Court of Appeals of Texas, Second District, Fort Worth
Appeal from the 236th District Court Tarrant County, Texas
Trial Court No. 236-292659-17.
Kerr, Birdwell, and Bassel, JJ.
Elizabeth Kerr Justice.
interlocutory appeal, the City of Arlington appeals from the
trial court's order denying its no-evidence
summary-judgment motion challenging the trial court's
subject-matter jurisdiction over Betty Warner's
inverse-condemnation suit. See Tex. Civ. Prac. &
Rem. Code Ann. § 51.014(a)(8). We will affirm.
2005, Warner purchased a three-acre residential property in
Arlington. There is a private pond on the property, and the
City owns a drainage easement across the property. Warner
alleges that when it rains, excessive amounts of water from
the surrounding streets (along with large amounts of garbage,
waste, and contaminants allegedly diverted by the City) flow
through the City's storm sewers and flood her property
and pond with water and debris. She also claims that the
water and debris exceed the drainage easement's
boundaries and its permissible usage and scope. She further
complains that the City required her to install an x-inlet
box on her property that "creates a damning [sic]
effect" that prevents water from draining off her
property. According to Warner, the City's actions have
deprived her of the enjoyment of her property and pond.
2017, Warner sued the City for inverse condemnation under
article 1, section 17, of the Texas constitution, claiming
that the City's intentional acts resulted in the taking,
damaging, and destruction of her property for public use.
See Tex. Const. art I, § 17. Warner sought
injunctive relief and monetary damages.
September 2018, the City filed a no-evidence summary-judgment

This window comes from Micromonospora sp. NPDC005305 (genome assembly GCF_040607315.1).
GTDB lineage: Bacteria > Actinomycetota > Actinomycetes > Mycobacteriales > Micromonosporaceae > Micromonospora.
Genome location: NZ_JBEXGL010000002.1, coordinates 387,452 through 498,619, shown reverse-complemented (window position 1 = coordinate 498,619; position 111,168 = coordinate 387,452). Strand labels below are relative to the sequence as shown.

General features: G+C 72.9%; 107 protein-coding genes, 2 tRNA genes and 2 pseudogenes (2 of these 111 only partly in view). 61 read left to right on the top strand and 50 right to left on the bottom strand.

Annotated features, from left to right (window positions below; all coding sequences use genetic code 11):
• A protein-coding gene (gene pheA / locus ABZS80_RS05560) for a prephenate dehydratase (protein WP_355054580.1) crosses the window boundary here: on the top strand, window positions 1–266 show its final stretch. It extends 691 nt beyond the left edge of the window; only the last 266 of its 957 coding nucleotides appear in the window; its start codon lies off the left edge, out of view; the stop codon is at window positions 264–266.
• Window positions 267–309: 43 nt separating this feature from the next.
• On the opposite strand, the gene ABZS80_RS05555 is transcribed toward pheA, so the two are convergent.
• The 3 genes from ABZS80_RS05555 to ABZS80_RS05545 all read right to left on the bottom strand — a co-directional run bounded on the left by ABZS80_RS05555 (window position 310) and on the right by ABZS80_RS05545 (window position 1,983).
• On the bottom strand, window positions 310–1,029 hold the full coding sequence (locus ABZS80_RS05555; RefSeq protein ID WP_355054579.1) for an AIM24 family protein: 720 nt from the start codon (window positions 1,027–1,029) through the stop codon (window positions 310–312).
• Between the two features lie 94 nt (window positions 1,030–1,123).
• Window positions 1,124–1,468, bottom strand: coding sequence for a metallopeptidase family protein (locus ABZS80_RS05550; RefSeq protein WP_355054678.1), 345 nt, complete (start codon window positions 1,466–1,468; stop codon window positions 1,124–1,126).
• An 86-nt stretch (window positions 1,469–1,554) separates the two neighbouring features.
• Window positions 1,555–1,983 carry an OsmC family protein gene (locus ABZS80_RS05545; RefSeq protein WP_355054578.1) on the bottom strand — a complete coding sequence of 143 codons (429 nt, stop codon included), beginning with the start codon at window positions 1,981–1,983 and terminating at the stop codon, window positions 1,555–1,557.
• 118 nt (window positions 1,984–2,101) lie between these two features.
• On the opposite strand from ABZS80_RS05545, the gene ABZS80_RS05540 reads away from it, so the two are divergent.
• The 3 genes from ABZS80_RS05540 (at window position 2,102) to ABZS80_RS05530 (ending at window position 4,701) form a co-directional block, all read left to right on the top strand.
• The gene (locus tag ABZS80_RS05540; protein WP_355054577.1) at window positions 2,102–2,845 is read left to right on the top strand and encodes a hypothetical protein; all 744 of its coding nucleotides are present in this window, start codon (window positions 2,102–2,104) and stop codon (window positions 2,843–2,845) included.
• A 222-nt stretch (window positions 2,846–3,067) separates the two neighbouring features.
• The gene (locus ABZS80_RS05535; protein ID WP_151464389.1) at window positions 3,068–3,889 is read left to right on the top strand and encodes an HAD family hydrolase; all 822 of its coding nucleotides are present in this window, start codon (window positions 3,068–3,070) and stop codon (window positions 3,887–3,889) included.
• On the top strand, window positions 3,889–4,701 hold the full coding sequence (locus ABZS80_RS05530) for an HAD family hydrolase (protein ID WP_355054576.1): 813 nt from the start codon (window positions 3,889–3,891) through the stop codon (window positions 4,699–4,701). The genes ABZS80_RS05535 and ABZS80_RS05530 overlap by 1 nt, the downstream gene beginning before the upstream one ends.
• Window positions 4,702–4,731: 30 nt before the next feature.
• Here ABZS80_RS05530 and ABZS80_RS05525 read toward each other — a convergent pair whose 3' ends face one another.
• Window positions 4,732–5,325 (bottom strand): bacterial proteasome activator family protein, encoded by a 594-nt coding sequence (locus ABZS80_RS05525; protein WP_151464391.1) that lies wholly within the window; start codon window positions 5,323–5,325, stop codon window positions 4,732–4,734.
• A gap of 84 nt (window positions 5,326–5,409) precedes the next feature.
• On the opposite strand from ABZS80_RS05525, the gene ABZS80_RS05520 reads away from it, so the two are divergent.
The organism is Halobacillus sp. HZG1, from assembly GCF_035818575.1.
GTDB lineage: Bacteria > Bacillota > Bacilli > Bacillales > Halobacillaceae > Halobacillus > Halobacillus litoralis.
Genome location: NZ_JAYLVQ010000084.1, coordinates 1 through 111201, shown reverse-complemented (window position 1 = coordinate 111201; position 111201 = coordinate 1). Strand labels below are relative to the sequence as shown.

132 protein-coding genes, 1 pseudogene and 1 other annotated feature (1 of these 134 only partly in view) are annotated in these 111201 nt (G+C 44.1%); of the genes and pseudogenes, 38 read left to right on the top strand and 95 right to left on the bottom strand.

motion asserting that its governmental immunity was not
waived because (1) Warner failed to adquately plead an
inverse-condemnation claim, and (2) she had presented no
evidence on the elements of that claim. The City attached no
evidence to its motion. Warner responded, and the City
objected to some of Warner's summary-judgment evidence.
The trial court sustained the objections but denied the
City has filed an interlocutory appeal raising two issues:
(1) whether a governmental entity may use a no-evidence
summary-judgment motion as a vehicle to challenge
subject-matter jurisdiction after the opposing party has had
adequate time for discovery and (2) if such a motion is a
permissible means to challenge subject-matter jurisdiction,
whether Warner's response to the City's no-evidence
summary-judgment motion raised a fact issue on the
jurisdictionally required intent element of her
I, section 17, of the Texas constitution-the "takings
clause"-waives governmental immunity for the taking,
damaging, or destruction of property for public use without
adequate compensation. See id.; Steele v. City
of Houston, 603 S.W.2d 786, 791 (Tex. 1980). When a
governmental entity intentionally takes private property for
public use without adequately compensating the landowner,